Sunday, November 3, 2013

Prop Hunt v3.0 Beta Available

A beta version of Prop Hunt which is compatible with Garry's Mod v13+ is available on GitHub here.

I'm working to get the final v3.0 version released in a Garry's Mod update, as Prop Hunt was shipped with Garry's Mod prior to the v13 update. Please report any bugs/issues/feature requests here.

Sunday, December 2, 2012

Simple Admin on GitHub

The latest Simple Admin source code is now available on GitHub:

Half-Life 2 Campaign on GitHub

Seems has been discontinued. You can download the latest version of my Half-Life 2 Campaign co-op gamemode off of GitHub:

Some community members will be updating it to work with the latest Garry's Mod release (13). Stay tuned!

Prop Hunt on GitHub

It appears Prop Hunt is no longer shipped with Garry's Mod. You can download the latest source from GitHub:

Note: This version has not been updated to work with Garry's Mod 13. If anyone feels up to the task, fork from GitHub and then a send pull request with updated code.

Tuesday, September 20, 2011

Configuring MAMP 2 php.ini File on Mac OS X

If you are scratching your head over where they stuck the php.ini file in MAMP 2 (both Pro and regular), wonder no more! Doing a quick spotlight search reveals the php.ini file is in one of two locations (based on the version of PHP you are running):
- or -
Hope this helps anyone who has been stuck looking for the file (as I was). Configure away!

Thursday, June 9, 2011

Quick Fix for LLVM Compiler Reachability.h Warnings

If you are using Apple's LLVM compiler and their Reachability.h file you may be getting warnings like this:

Reachability.h: warning: Semantic Issue: Declaration of 'struct sockaddr_in' will not be visible outside of this function

Luckily, there is a quick way to fix this. Simply add this import line to the includes section of the Reachability.h file:

Bam! Warnings gone.

Monday, November 8, 2010

Rails 3 and Form Errors

There seems to be a lot of debate over the best way to replace the error_messages_for helper. It was removed in Ruby on Rails 3 because it conflicted with the core convention that Rails should not define the application's appearance. To compensate the Rails team modified the scaffold tool to generate erb that iterated through the errors and displayed them. It looks something like this:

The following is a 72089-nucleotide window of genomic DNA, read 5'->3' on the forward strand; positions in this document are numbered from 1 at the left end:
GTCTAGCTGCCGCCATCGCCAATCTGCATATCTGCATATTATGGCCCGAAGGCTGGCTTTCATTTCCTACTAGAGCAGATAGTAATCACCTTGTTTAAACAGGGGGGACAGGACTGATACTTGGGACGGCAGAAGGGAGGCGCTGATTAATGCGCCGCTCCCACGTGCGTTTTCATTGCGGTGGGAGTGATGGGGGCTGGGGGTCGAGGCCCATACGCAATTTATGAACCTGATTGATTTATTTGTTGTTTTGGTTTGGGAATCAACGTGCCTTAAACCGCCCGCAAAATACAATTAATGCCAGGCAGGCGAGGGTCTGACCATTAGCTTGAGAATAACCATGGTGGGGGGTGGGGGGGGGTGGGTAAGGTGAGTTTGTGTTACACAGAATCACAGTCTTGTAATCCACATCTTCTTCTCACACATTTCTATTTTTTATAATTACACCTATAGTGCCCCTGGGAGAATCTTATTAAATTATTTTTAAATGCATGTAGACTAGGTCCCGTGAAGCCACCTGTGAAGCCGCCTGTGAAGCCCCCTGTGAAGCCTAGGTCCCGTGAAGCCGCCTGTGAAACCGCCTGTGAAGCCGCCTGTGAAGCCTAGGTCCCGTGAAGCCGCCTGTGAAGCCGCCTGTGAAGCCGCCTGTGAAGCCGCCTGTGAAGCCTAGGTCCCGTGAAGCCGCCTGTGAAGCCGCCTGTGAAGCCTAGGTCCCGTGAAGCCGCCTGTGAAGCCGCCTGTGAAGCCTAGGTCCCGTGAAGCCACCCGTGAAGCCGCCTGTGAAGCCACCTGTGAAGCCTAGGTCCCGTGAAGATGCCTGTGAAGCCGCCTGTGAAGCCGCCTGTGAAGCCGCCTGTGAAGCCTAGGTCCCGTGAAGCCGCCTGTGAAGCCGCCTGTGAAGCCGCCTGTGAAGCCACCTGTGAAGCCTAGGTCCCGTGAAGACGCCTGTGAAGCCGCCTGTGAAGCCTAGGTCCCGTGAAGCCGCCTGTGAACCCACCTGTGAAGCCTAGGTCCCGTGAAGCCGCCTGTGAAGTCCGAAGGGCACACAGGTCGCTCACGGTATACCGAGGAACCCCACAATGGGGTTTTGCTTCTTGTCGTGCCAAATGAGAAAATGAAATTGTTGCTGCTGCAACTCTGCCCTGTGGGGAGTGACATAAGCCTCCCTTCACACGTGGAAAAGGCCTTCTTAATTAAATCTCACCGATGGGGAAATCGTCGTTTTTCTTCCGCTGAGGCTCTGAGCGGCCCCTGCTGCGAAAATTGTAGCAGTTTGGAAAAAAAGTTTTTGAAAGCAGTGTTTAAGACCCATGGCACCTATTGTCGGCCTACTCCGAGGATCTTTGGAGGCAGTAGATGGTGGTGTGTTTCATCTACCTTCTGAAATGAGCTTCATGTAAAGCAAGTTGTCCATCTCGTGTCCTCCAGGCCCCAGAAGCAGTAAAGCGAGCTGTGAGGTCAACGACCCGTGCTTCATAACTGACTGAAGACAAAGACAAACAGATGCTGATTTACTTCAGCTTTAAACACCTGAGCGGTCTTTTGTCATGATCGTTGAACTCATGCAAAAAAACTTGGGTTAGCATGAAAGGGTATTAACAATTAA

Well that's cool, you might say. But isn't another concept of Rails "Don't Repeat Yourself" (DRY)? Isn't having that code at the beginning of every form redundant? The answer to both those questions is of course "yes", which is why I find it odd the Rails team chose to replace one problem with another. So let's look at some of the alternatives:

Install the plugin that they exported the function to: While this solution is a great for those who want to upgrade their application quickly to Rails 3, it's not exactly addressing the core issue or following the "convention over configuration" idealogy.

Create a helper function that outputs HTML to your template: Getting closer, but this conflicts with the idea that you should never directly output HTML because it defeats the purpose of the MVC system. The code also just doesn't look very good (if that's important to you).

Move the scaffold generated erb to a partial: Ding ding ding! We have a winner! One of the first videos I remember watching about Rails was the infamous "Create a Blog in 15 Minutes" tutorial. In that video one the first DRY concepts introduced is this idea of using partials. So why not do that here? It allows you to create cleaner looking code, follows Rails conventions like DRY, and is easy to use for all your forms! Easy, right? Let's get started:

Step 1: A Place for Everything

Partials are generally kept inside the same folder that houses the view they are used in. Since we are creating a partial that would probably be used across multiple views/controllers, we need to create a new folder inside our apps/views folder. I've named mine "shared" but you can use whatever name you like.

Step 2: The Partial

Inside your app/views/shared folder create a new file named "_form_errors.html.erb". Remember, the underscore at the beginning is a Rails naming convention that indicates that this file is a partial.

As you can see, this code looks very similar to the code generated by the scaffolding tool, but with some important differences:
  1. The @model instance variable has been replaced with the local variable object. This variable will passed through from our form view.

  2. The error message in the <h2> tags has been replaced with something more generic so that it may be used across all of our forms.

Step 3: The Form View

Lastly, we need to add the render partial function to our form view.

And that's it! Simply use the above code in any view you wish to display the form errors partial. I hope this has helped someone. If you have any questions/suggestions/thoughts on this be sure to let me know in the comments!